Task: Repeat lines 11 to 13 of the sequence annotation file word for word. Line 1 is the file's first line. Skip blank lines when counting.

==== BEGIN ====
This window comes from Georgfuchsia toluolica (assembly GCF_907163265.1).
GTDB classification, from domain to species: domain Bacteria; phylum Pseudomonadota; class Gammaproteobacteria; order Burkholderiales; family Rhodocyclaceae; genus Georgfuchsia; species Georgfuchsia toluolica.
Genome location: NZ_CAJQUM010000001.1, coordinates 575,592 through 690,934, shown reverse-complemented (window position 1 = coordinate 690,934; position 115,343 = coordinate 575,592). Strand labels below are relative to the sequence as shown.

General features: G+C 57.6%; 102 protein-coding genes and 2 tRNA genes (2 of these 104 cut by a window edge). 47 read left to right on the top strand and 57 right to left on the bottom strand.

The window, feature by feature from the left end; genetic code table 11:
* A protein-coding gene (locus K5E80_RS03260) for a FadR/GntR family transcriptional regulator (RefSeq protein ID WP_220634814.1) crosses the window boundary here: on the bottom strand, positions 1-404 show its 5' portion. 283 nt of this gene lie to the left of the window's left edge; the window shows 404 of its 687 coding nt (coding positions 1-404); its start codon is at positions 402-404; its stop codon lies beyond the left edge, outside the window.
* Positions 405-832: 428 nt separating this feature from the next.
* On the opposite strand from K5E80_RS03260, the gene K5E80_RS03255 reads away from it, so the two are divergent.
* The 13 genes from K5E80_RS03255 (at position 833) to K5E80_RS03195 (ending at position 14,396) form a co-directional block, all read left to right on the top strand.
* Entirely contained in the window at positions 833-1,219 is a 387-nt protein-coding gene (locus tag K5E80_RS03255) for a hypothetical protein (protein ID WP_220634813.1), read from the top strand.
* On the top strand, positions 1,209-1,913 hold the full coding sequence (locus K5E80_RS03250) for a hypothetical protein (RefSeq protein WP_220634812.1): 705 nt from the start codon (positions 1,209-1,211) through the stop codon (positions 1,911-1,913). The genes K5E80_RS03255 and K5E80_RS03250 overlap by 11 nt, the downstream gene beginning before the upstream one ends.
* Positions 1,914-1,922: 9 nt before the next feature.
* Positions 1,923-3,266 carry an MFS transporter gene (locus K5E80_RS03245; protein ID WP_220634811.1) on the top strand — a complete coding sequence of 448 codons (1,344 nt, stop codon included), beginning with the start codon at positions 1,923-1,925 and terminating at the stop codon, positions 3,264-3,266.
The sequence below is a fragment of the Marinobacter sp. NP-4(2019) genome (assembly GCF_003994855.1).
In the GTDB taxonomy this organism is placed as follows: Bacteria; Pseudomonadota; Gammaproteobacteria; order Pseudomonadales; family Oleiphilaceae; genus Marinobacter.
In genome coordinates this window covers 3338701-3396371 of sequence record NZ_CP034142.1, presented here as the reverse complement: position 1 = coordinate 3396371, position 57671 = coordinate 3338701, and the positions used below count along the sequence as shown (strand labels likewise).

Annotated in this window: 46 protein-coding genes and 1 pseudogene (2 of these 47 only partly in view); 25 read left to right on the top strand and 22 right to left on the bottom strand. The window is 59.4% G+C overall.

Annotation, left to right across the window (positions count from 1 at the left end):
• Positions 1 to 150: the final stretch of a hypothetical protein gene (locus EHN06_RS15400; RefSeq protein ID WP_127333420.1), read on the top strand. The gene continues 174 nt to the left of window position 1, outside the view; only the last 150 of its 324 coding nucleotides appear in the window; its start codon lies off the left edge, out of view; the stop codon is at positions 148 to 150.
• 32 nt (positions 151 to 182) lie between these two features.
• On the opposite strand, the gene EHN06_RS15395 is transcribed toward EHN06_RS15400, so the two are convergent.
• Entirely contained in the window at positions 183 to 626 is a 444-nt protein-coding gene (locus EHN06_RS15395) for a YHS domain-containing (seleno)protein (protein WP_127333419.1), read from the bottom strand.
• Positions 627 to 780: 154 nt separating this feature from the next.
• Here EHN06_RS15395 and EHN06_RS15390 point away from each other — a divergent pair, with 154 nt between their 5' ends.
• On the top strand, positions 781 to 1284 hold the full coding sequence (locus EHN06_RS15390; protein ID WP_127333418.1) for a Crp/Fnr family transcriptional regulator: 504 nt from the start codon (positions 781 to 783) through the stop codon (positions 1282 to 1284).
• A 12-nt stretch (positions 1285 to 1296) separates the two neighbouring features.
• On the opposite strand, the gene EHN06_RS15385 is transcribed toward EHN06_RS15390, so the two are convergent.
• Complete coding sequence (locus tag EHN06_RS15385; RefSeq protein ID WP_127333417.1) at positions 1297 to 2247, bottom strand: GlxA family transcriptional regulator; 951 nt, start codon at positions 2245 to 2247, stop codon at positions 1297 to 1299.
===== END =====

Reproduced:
* On the top strand, positions 1,209-1,913 hold the full coding sequence (locus K5E80_RS03250) for a hypothetical protein (RefSeq protein WP_220634812.1): 705 nt from the start codon (positions 1,209-1,211) through the stop codon (positions 1,911-1,913). The genes K5E80_RS03255 and K5E80_RS03250 overlap by 11 nt, the downstream gene beginning before the upstream one ends.
* Positions 1,914-1,922: 9 nt before the next feature.
* Positions 1,923-3,266 carry an MFS transporter gene (locus K5E80_RS03245; protein ID WP_220634811.1) on the top strand — a complete coding sequence of 448 codons (1,344 nt, stop codon included), beginning with the start codon at positions 1,923-1,925 and terminating at the stop codon, positions 3,264-3,266.